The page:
1323441488_CHAPTER_16_SPR

1323441488_CHAPTER_16_SPR - EVOLUTION/LECTURE1 Evolution...

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EVOLUTION/LECTURE1 file:///E|/CH16-SPECIATION-SPRING-2008/CHAPTER%2016_SPR_2008.HTML[12/8/2011 2:57:06 PM] Evolution ( PCB 4674 ). Chapter 16. Mechanisms of speciation Main topics of lecture: I: Species concepts: 1.- What is a species? 2.- Biological species concept 3.- The phylogenetic species concept 4.- The morphospecies concept 5.- Applying species concept II: Mechanisms of isolation: 6.- Physical isolation 7.- Changes in chromosomes as a barrier to gene flow III: Mechanisms of divergence: 8.- Genetic drift 9.- Natural selection 10.- Sexual selection IV: Secondary contact: 11.- Reinforcement of parental forms 12.- Hybridization, creation of new species, and hybrid zones V: The genetics of differentiation and isolation: 13.- Classical genetics 14.- Analyzing quantitative trait loci I: Species concepts: 1.- What is a species? 1.1.- In previous chapters we investigated how mutation, natural selection, migration and drift act to change allele frequencies within populations; now we ask how these four forces can lead to genetic differences between populations. In addition for providing foundation for studying the history of life, studying speciation has important practical applications.
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EVOLUTION/LECTURE1 file:///E|/CH16-SPECIATION-SPRING-2008/CHAPTER%2016_SPR_2008.HTML[12/8/2011 2:57:06 PM] Much of the material we explore is fundamental to establish effective strategies for preserving biodiversity, and to managing genetically engineered organisms that are released into the environment. To begin our analysis we start with the most fundamental question: What is a species? 1.2.- All human cultures recognize different types of organisms in nature and name them. People intuitively group like with like. The challenge to biologists has been to move beyond these informal judgments to a definition of species that is mechanistic and testable, and to a classification system that accurately reflects the evolutionary history of organisms 1.3.- This has been difficult to do. In the past 30 years alone there have been at least half a dozen species concepts proposed. There has been even philosophical debates about whether the unit we call species actually exists in nature or whether it is merely a linguistic and cultural construct 1.4.- However, all these definitions agree that species share a distinguishing characteristics, which is EVOLUTIONARY INDEPENDENCE . Evolutionary Independence occurs when mutation, selection, migration, and drift operate on each species separately. This means that species form a boundary for the spread of alleles. Consequently, different species follow independent evolutionary trajectories. The differences among species concepts center on the problem of establishing practical criteria for identifying evolutionary independence 2.- Biological species concept 2.1.- Under the biological species concept (BSC), the criterion for identifying evolutionary independence is reproductive isolation. The BSC has been the textbook definition of a species since Ernst Mayr proposed in 1942. The definition of a species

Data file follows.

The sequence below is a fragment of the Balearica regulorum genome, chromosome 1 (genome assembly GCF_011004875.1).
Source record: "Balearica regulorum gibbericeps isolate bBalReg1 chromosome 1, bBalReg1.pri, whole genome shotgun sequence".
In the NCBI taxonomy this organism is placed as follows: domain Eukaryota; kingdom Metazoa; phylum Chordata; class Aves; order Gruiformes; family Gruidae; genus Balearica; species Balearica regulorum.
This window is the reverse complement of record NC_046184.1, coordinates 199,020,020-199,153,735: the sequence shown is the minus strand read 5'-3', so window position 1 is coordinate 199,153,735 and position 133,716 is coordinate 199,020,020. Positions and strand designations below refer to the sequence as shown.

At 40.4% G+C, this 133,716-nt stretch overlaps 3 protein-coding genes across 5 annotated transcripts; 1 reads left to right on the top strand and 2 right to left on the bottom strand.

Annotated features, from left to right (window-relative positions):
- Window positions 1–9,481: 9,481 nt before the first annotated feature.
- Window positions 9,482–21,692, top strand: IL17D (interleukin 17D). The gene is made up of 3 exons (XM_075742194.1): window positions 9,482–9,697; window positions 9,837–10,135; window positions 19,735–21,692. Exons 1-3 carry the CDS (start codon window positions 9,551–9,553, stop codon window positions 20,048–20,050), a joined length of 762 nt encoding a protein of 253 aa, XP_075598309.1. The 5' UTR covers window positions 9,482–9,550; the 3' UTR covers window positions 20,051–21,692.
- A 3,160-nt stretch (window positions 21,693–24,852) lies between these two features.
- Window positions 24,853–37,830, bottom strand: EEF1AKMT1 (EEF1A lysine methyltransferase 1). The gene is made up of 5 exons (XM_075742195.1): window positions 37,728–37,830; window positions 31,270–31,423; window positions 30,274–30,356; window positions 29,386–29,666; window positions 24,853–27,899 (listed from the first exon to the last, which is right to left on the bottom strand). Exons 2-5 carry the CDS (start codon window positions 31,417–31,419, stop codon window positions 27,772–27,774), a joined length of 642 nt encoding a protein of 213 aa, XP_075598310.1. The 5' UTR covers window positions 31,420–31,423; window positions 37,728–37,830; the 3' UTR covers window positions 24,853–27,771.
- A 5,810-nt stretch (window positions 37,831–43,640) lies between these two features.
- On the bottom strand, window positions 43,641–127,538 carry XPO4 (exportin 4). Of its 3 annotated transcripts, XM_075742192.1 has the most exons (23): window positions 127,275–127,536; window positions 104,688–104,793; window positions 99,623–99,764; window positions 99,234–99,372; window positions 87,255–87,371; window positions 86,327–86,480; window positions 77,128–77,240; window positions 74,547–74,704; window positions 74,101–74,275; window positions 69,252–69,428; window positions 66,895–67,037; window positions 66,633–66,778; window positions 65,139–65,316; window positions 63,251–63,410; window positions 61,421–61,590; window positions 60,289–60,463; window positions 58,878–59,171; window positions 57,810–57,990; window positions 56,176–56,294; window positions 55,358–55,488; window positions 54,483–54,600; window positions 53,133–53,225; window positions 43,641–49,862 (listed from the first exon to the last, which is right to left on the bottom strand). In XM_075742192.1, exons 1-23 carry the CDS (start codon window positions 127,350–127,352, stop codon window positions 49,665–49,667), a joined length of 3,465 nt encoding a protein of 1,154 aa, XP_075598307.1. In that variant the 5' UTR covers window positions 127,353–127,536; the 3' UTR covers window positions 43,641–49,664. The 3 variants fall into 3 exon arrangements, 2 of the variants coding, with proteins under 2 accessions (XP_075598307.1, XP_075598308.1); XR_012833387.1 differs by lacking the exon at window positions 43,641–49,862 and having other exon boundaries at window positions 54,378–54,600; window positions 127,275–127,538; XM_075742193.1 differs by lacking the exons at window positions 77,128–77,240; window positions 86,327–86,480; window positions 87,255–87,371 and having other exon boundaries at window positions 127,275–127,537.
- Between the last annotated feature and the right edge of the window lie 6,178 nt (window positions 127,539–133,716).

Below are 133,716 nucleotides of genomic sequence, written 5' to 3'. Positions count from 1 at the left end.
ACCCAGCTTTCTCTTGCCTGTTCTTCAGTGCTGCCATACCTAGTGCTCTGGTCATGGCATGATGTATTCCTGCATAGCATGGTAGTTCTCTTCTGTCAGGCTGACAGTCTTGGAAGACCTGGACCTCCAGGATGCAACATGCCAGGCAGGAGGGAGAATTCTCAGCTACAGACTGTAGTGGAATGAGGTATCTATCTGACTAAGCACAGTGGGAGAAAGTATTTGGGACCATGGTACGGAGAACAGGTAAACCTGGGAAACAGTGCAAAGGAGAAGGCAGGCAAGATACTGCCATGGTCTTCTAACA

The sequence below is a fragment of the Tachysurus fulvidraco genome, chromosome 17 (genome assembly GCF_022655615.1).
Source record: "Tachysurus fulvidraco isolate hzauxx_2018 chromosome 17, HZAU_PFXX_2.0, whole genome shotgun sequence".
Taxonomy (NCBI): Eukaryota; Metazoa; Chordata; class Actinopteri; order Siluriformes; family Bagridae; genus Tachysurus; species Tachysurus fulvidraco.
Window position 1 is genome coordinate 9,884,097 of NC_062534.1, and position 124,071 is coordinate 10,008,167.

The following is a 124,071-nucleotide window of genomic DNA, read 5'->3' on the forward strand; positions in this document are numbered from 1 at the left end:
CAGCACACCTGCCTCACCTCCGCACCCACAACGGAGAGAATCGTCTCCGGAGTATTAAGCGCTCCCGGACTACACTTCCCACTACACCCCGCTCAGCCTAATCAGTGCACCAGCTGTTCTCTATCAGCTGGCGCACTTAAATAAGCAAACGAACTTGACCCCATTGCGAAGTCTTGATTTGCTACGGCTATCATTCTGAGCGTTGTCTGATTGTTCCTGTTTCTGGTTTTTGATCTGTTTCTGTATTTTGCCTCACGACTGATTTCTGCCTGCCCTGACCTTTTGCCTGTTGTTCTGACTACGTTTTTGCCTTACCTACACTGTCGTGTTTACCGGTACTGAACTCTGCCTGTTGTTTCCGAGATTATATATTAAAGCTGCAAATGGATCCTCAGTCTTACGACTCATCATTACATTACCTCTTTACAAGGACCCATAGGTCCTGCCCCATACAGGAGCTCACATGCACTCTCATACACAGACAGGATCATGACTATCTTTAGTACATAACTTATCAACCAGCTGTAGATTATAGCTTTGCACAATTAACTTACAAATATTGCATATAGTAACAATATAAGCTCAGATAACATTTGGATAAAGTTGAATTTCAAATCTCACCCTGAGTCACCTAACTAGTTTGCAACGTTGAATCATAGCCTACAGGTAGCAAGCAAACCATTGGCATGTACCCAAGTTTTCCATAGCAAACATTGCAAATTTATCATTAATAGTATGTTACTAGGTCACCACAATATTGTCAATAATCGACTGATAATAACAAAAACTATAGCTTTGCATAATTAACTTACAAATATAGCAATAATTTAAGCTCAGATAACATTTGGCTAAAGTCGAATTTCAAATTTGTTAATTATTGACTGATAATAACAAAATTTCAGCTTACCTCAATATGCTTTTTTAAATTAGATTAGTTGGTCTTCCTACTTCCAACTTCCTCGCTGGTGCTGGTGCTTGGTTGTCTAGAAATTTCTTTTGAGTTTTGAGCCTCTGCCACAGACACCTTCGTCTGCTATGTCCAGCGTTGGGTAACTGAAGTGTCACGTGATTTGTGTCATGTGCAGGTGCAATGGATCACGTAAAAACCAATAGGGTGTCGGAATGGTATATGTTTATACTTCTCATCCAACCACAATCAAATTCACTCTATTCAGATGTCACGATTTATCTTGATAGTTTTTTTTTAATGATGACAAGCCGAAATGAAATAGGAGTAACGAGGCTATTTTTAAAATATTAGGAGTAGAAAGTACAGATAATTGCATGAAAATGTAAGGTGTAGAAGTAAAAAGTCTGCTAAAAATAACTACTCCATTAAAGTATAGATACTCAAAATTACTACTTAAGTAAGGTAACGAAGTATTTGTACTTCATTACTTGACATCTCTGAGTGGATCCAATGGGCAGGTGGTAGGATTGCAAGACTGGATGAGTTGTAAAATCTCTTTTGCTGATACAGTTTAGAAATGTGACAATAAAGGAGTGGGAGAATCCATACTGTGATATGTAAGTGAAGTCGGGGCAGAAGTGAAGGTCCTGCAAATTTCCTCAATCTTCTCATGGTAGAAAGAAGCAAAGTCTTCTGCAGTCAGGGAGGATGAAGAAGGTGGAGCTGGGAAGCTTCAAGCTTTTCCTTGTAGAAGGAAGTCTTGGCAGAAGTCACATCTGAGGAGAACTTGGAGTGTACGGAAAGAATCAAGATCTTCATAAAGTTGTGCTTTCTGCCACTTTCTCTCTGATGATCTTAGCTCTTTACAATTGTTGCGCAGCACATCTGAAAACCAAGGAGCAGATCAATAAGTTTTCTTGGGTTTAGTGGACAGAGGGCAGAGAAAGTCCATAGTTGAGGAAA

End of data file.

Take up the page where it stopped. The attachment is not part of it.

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1323441488_CHAPTER_16_SPR - EVOLUTION/LECTURE1 Evolution...

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